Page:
Political and religious tension continued around the British Isles throughout the late 17th century which led to the 1688 Glorious Revolution. On the one side of this revolution was Catholic King James II and those who supported a strong monarchy, on the other were Protestants & Parliamentarians. Afraid of a Catholic dynasty and that James would leave the throne to his Catholic son James Francis Edward, seven influential English nobility invited the protestant Dutch Prince William of Orange to invade England and take the throne.

Around the same time, Scottish Presbyterian leader Richard Cameron was preaching a message of rebellion against the English. Being a religious nonconformist, Cameron took to being a field preacher and spread his radical message outdoors away from Scottish towns. His followers (the Cameronians) were given the nickname “hillmen” due to their outdoor religious gatherings.

As William of Orange easily invaded England, and successfully took the throne, he was supported by Scottish Protestants. The Scottish living in Northern Ireland at the time fought against the Jacobite supporters of King James. William of Orange was nicknamed “King Billy” and his Ulster Scots Protestant supporters were nicknamed “Billy boys”. Eventually these two Scottish Protestant rebel nicknames of “hillmen” and “Billy boys” got combined to form “hillbilly boys” and then just “hillbilly”.

Ulster Scot supporters of William of Orange became known as “Billy Boys” which, when combined with the Scottish Cameronian nickname of “hillmen”, eventually became “hillbilly”.

American Rednecks & Hillbillies

Despite their successful support for William many Scottish were still oppressed for being Presbyterians and for being Scottish. Searching for greater religious & personal freedom they began to emigrate in larger numbers from Ulster to the British colonies in North America. An estimated 200,000 Ulster Scots (aka Scotch-Irish) emigrated to the American colonies between 1717 and 1775. Settling up and down the East coast and throughout Appalachia, these Scottish protestants brought with them their religion, their rebelliousness, as well as their nicknames.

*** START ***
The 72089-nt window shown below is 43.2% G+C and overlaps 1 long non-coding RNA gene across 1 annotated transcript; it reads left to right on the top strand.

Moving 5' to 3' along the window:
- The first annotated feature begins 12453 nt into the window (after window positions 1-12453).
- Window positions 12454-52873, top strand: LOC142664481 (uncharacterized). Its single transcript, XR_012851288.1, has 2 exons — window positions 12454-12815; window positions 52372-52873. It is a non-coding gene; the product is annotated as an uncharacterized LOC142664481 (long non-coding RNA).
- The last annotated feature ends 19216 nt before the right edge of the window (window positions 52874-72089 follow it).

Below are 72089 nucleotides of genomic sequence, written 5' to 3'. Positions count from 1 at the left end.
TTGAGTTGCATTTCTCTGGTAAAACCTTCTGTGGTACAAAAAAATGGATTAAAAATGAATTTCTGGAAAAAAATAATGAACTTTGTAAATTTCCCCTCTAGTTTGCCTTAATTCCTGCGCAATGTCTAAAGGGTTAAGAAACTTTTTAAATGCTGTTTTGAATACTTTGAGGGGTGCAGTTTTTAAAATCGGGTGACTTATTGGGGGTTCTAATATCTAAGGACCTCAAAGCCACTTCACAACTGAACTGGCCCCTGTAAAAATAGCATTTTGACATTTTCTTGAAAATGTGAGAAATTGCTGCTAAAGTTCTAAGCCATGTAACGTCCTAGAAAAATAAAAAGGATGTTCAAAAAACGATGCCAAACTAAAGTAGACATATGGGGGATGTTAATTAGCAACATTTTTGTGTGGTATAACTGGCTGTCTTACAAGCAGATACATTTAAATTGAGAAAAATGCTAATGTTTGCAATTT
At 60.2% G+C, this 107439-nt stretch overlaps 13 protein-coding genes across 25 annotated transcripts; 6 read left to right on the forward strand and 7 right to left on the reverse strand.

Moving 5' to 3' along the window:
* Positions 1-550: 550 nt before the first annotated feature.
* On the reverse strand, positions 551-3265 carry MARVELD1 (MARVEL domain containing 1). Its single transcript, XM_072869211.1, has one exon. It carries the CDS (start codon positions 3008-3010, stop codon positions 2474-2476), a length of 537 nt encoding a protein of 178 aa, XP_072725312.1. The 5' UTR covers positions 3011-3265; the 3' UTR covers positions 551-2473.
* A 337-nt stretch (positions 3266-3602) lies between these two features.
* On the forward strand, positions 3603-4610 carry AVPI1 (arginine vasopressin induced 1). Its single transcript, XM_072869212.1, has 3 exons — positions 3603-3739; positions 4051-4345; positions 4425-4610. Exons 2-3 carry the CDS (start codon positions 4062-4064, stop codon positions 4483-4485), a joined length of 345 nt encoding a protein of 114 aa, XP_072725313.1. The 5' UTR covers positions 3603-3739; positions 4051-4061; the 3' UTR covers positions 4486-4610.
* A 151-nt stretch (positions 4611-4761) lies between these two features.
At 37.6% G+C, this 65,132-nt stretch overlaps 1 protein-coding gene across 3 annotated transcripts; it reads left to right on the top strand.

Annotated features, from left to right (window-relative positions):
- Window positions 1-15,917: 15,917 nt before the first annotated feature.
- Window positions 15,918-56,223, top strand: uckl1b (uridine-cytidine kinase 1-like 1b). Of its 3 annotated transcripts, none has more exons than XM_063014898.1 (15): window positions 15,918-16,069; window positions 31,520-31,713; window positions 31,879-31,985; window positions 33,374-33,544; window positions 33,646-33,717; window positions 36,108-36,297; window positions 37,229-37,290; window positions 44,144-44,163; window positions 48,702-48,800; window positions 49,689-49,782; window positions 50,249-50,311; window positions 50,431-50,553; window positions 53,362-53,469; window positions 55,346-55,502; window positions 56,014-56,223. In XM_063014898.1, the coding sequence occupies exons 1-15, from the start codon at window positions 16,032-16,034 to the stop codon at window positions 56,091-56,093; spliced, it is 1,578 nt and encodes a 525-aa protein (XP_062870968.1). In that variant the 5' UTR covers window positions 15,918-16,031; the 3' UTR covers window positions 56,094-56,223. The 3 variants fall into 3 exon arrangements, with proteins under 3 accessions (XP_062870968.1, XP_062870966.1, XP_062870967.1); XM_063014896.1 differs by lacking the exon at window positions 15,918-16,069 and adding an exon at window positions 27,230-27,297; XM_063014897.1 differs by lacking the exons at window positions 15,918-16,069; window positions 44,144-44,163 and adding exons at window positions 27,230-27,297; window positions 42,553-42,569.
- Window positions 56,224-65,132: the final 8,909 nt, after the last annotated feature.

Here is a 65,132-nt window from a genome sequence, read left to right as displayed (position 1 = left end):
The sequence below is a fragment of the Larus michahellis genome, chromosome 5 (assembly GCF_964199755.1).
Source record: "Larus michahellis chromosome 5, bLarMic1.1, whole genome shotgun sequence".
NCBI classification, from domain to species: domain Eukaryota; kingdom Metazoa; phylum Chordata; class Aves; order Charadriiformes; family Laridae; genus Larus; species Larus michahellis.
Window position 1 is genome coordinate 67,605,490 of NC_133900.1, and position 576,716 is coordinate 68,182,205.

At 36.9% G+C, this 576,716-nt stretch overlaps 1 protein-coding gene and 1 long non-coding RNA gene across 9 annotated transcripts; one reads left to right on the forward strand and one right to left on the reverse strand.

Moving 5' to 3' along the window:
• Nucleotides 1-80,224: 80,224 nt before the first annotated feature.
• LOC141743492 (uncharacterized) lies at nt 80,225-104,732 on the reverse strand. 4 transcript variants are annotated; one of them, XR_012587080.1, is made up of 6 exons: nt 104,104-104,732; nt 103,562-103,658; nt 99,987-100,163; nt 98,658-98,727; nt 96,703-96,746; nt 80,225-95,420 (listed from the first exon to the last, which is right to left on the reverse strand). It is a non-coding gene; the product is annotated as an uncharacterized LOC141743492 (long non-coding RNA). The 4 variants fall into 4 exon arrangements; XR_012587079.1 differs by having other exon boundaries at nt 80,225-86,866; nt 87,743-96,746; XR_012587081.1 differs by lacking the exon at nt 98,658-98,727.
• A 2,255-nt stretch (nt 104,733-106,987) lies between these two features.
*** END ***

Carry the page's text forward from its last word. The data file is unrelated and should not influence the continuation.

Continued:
Over the centuries the meanings of both “redneck” and “hillbilly” have changed. During the “Redneck War” of 1920-21 “redneck” was used to label the unionizing coal miners (many of whom were Scotch-Irish) who wore red bandanas in solidarity. The term has also been used to describe early 20th century southern Democrats as well as more literally to describe poor farmers with sunburnt necks. Hillbilly also took on a more literal interpretation to describe the people who settled the rural hilly areas of Appalachia and the Ozarks. Today both terms are generally used as derogatory slurs for poor rural whites.

Sign of the Cross

As one of the oldest ideograms in the world, the cross represented a lot of things long before it represented Christianity. Now it represents all of that and more.

Before the cross was associated with Christianity, it had a long history with ancient cultures around the world. The symmetrical intersection of two lines is a pretty simple idea, plus it’s easy to draw/carve on almost any surface. As such it’s understandable that different people at different times have each created their own cross symbols – an early example of multiple discovery, or maybe the collective unconscious.

While designs & purposes vary from culture to culture there are reoccurring themes. For pre-Columbian cultures of North America the four points of a cross are frequently used to represent the four cardinal directions, the four seasons, the four winds, and/or the four primary forces of nature. The Greek cross corresponded to the four fixed signs of the zodiac (Leo, Taurus, Scorpio, Aquarius). In a similar interest with the number four, European alchemists would later use the cross as one of the symbols for the four platonic elements.